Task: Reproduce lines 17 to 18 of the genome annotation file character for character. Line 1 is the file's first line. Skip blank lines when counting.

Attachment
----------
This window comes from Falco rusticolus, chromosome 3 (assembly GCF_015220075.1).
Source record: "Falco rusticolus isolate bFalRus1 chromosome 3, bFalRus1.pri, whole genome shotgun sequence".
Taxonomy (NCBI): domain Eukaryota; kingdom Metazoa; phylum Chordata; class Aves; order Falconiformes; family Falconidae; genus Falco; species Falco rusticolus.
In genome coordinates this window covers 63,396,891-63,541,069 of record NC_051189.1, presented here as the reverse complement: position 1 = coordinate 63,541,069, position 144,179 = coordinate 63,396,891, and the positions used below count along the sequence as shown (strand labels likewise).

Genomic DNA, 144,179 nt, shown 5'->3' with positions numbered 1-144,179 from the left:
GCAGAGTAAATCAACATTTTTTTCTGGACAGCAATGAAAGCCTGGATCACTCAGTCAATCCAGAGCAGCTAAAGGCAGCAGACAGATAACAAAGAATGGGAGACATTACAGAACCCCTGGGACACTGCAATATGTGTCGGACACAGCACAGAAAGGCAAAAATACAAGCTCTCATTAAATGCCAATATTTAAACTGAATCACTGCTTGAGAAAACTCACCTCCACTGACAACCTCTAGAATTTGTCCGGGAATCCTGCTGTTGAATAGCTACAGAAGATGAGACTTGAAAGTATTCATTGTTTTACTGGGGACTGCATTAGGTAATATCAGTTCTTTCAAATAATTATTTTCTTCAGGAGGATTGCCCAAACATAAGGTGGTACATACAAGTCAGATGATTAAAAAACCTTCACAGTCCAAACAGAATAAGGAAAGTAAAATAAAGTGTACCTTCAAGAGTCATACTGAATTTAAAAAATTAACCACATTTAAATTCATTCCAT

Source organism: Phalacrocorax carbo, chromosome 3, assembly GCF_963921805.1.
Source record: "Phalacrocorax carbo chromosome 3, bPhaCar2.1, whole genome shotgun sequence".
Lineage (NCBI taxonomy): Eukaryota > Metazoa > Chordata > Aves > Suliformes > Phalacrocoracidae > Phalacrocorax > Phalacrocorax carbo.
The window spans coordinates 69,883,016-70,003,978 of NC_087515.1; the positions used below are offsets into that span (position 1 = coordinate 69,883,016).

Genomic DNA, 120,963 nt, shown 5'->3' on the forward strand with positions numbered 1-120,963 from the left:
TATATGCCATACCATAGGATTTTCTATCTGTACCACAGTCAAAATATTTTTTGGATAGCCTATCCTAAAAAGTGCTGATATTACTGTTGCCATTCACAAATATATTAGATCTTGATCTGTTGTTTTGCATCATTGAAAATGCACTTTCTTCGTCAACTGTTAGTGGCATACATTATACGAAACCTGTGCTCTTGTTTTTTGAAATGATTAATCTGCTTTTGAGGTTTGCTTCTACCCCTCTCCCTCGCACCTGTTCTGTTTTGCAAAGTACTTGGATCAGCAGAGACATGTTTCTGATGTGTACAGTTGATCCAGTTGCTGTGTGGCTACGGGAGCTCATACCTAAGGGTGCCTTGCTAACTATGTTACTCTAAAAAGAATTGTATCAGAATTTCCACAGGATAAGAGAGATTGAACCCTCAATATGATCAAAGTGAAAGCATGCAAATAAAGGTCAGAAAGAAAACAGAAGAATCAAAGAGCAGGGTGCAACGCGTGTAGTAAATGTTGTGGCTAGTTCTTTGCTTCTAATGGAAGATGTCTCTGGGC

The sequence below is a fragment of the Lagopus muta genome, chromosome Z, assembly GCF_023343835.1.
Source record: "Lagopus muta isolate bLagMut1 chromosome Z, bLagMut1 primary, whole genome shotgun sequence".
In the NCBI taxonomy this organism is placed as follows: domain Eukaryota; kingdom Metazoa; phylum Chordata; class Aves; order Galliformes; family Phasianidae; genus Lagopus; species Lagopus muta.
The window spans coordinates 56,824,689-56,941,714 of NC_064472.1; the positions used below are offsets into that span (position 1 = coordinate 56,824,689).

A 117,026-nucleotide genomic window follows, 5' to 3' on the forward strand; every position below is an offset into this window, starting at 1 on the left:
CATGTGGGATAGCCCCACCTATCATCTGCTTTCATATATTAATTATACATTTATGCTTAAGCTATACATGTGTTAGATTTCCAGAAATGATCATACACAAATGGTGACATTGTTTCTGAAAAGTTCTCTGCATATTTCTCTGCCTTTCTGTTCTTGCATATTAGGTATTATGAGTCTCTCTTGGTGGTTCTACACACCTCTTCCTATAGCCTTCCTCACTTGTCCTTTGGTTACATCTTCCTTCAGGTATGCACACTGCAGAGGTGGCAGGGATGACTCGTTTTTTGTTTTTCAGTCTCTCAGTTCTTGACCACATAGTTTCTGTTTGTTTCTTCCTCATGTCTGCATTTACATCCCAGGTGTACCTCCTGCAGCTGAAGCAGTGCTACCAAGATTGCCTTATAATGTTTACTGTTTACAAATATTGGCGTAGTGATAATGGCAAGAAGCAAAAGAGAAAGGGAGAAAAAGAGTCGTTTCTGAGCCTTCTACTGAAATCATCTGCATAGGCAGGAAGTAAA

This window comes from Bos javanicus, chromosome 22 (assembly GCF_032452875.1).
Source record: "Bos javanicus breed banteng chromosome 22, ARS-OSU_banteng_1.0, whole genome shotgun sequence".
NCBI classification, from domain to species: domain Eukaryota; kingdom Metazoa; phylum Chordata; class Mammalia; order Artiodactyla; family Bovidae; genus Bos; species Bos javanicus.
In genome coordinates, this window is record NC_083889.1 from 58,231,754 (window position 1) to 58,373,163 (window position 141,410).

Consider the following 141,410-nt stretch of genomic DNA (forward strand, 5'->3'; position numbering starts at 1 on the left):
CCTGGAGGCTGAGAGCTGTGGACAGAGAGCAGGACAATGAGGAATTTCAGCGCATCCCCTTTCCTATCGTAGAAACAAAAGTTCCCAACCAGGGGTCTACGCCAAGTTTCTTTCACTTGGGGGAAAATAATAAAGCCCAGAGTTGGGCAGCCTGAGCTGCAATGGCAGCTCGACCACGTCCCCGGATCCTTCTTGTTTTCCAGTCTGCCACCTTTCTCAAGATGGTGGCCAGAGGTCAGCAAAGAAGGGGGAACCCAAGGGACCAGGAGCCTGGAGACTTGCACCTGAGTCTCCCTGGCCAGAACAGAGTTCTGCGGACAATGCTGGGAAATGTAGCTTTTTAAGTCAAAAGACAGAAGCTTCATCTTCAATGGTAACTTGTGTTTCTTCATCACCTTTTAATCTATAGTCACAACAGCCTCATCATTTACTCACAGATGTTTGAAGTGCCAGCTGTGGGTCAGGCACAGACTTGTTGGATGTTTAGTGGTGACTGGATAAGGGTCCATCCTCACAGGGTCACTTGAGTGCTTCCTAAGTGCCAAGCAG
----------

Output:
A 117,026-nucleotide genomic window follows, 5' to 3' on the forward strand; every position below is an offset into this window, starting at 1 on the left:
CATGTGGGATAGCCCCACCTATCATCTGCTTTCATATATTAATTATACATTTATGCTTAAGCTATACATGTGTTAGATTTCCAGAAATGATCATACACAAATGGTGACATTGTTTCTGAAAAGTTCTCTGCATATTTCTCTGCCTTTCTGTTCTTGCATATTAGGTATTATGAGTCTCTCTTGGTGGTTCTACACACCTCTTCCTATAGCCTTCCTCACTTGTCCTTTGGTTACATCTTCCTTCAGGTATGCACACTGCAGAGGTGGCAGGGATGACTCGTTTTTTGTTTTTCAGTCTCTCAGTTCTTGACCACATAGTTTCTGTTTGTTTCTTCCTCATGTCTGCATTTACATCCCAGGTGTACCTCCTGCAGCTGAAGCAGTGCTACCAAGATTGCCTTATAATGTTTACTGTTTACAAATATTGGCGTAGTGATAATGGCAAGAAGCAAAAGAGAAAGGGAGAAAAAGAGTCGTTTCTGAGCCTTCTACTGAAATCATCTGCATAGGCAGGAAGTAAA